April 06, 2017
Affordable housing yields rich dividends for housing finance companies
April 06, 2017
Affordable housing yields rich dividends for housing finance companies
While working with Max Life Insurance in Delhi, Anil Mehta always had to deal with customers who had limited access to financial products. His field work had taught him that customers with monthly incomes below Rs 50,000 may not be able to save much, but are reliable when it comes to repaying loans. “We were trying to sell them insurance but most believed in deferring such products for a better day. They wanted to improve their present lives. So, I decided the best product for them was a housing loan,” says Mehta.
In 2010, with a Rs 25-crore investment from private equity firm Sequoia Capital, Mehta started India Shelter Finance Corporation, an affordable housing finance company (AHFC) that lends money to economically weaker sections. Over the years, his hypothesis on the high creditworthiness of the poor have been more than validated. Gurugram-based India Shelter has been profitable from its maiden year and has been growing revenues at 75 percent annually over the last six years.
In FY2017, it is expecting revenues of Rs 100 crore, mostly interest income from customers. It has already disbursed loans worth Rs 900 crore to 16,000 customers, with an average ticket size of Rs 5 lakh.
Like Mehta, many institutions in the credit market have realised the potential of affordable housing. In 2013, Motilal Oswal Financial Services (MOFS) applied to the National Housing Bank for a license to enter the housing finance business.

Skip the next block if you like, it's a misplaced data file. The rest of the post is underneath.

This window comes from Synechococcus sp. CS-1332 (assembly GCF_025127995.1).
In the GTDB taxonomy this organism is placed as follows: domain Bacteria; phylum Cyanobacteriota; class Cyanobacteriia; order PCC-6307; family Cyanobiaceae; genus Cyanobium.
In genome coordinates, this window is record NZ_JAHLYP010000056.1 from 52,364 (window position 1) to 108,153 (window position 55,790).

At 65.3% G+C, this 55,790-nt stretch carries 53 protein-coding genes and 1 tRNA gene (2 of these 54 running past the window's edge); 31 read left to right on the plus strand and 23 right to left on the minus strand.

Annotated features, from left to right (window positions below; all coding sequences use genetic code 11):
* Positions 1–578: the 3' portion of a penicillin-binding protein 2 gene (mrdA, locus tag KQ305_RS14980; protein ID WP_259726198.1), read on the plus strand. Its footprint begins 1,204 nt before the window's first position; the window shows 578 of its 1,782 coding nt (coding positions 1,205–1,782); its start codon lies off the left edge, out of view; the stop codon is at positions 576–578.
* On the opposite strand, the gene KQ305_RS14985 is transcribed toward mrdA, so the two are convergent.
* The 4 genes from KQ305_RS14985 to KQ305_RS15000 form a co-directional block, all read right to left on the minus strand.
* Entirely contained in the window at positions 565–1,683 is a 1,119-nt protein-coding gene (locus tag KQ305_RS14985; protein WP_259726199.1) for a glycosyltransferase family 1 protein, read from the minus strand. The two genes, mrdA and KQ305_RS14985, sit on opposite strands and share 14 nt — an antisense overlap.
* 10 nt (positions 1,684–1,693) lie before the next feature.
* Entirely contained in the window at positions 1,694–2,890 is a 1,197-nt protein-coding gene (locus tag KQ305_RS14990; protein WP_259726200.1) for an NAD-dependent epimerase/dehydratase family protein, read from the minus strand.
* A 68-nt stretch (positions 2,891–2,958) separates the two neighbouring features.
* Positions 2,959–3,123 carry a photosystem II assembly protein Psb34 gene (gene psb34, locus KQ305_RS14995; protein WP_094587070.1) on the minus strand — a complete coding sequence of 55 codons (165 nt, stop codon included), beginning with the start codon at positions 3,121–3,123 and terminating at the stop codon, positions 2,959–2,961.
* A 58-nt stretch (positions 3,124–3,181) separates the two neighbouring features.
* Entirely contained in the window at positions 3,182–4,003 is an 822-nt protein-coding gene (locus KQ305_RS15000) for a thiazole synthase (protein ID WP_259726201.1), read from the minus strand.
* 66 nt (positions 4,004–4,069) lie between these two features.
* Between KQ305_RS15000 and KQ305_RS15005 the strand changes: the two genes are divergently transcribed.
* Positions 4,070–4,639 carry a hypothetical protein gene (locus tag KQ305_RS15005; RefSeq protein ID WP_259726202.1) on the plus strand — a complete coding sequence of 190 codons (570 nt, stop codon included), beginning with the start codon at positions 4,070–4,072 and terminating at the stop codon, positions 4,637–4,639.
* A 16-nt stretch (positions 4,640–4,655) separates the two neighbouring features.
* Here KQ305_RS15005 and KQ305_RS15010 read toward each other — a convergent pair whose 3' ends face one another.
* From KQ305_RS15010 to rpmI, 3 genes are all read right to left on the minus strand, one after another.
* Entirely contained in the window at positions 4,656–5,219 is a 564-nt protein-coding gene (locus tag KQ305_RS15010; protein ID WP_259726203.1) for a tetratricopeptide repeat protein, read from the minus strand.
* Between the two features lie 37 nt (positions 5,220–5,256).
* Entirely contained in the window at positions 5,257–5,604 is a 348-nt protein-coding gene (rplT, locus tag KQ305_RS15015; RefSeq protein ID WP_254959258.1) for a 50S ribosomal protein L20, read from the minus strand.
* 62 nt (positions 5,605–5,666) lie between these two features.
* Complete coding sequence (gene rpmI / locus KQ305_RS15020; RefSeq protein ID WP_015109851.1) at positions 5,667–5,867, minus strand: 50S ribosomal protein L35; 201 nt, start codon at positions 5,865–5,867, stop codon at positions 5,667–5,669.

At the time, the financial services company was generating significant profits from its fee-based businesses related to investment banking, mutual funds and broking. But these businesses were competitive and their overall share of the pie was not increasing.
The group reasoned that a housing finance business would help offset the vagaries of the capital markets, which have prolonged bull and bear phases.
“We decided to foray into housing finance. The pent up demand of this market is huge and there is space for a lot of players and the overall pie of the business is growing. Today, in the semi-urban and rural markets, there is an encore of what happened 20 years ago in urban areas,” says Anil Sachidanand, managing director and CEO, Aspire Home Finance, the housing finance division of the Motilal Oswal group, that began operations in 2014.
Aspire currently has a loan book of Rs 3,728 crore. For the first nine months of FY2017 the company clocked revenues of Rs 401 crore, contributing 31 percent of the group’s income. Its average loan size is around Rs 10 lakh.
IIFL Holdings has a similar story. The diversified financial services company focused solely on its capital market-related businesses till 2013, when it diversified into a non-banking finance company.
Today, 65 percent of the group’s profit (Rs 588 crore in the first nine months of FY2017) comes from its lending business, which includes gold loans, small business loans, housing loans and auto loans.
Of this, the housing loans business, IIFL Housing—which focusses on affordable housing and has a loan book of Rs 9,000 crore—is the fastest growing, accounting for 15 percent of the group profits.
“There is a lot going for this sector. There is massive demand on the one hand and the government is serious about creating more houses. Our focus is on tier I and tier II cities where prices are still high, so our [average] loan size is higher at Rs 15 lakh,” says Monu Ratra, CEO, IIFL Housing. He adds that his eyes are on middle-income home buyers.
Investors too realise the potential of companies catering to the affordable housing market. In the last two years, the market cap of both IIFL Holdings and MOFS have more than doubled.
A typical customer of an AHFC is employed in the unorganised sector. Without formal salary slips, they are unable to prove they have steady incomes. The average size of these loans is below Rs 15 lakh.
Taking a leaf out of AHFCs’ book, even large housing finance players like HDFC and ICICI Bank are now targeting lower income customers. But the average loan size for these companies is Rs 25 lakh.